Vibrational Relaxation in SiH4, SiH3F, SiH2F2, and SiF4

Masabumi Yoshimura, Fumitaka Tamura, Mitsuo Koshi, Hiroyuki Matsui

Research output: Contribution to journalArticle

2 Scopus citations

Abstract

A time resolved optoacoustic technique was used to measure the vibrational relaxation times of SiHnF4-n (n=4, 3, 2, and 0) diluted in Ar. Fundamental vibration-rotation bands of these molecules were excited by using a line tunable CO2 laser. It was found that several vibration-rotation lines of SiH4(v4), SiH3F(v4), SiH2F2(v2) and SiF4(v3) coincided with the CO2 laser lines, as shown in Fig. 1. The vibrational relaxation times obtained in the present work are summarized in Table 1 together with the existing experimental data on CH4 and its fluorine substituents. It is noted that the self-relaxation rate of SiH2F2 is slower than that of CH2F2 in spite of its lower frequency of the lowest vibrational normal mode. This observation is in conflict with the prediction of simple adiabatic theories for V-T energy transfer. A theory for V-R, T energy transfer proposed by Nikitin and Moore was applied to explain this anomaly. Predictions of this V-R, T theory were found to be consistent with experimentally observed variation of the relaxation rates along with the number of hydrogen atoms, n, in SiHnF4-n and CHnF1-n. Slower vibrational relaxation of SiH2F2 than that of CH2F2 is caused by its larger effective reduced mass which is defined by equation (4). Not only the amount of energy transfered but also the effective reduced mass have large effect on the vibrational relaxation rates of these molecules.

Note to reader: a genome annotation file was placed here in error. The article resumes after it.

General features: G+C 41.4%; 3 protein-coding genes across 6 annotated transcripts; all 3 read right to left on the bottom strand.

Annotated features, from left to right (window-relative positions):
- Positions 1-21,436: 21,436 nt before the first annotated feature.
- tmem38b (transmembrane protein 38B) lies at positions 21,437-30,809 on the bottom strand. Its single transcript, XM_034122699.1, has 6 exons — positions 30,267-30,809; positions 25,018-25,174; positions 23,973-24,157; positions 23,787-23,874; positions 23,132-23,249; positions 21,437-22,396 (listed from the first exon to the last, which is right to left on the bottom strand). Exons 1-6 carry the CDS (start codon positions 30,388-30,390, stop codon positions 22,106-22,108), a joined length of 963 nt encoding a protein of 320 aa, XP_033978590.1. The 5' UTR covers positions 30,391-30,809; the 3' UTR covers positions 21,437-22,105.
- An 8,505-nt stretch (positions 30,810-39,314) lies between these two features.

Original languageEnglish
Pages (from-to)589-593
Number of pages5
JournalNippon Kagaku Kaishi
Volume1990
Issue number5
DOIs
StatePublished - 1 Jan 1990

Fingerprint Dive into the research topics of 'Vibrational Relaxation in SiH<sub>4</sub>, SiH<sub>3</sub>F, SiH<sub>2</sub>F<sub>2</sub>, and SiF<sub>4</sub>'. Together they form a unique fingerprint.

  • Cite this

    Yoshimura, M., Tamura, F., Koshi, M., & Matsui, H. (1990). Vibrational Relaxation in SiH4, SiH3F, SiH2F2, and SiF4. Nippon Kagaku Kaishi, 1990(5), 589-593. https://doi.org/10.1246/nikkashi.1990.589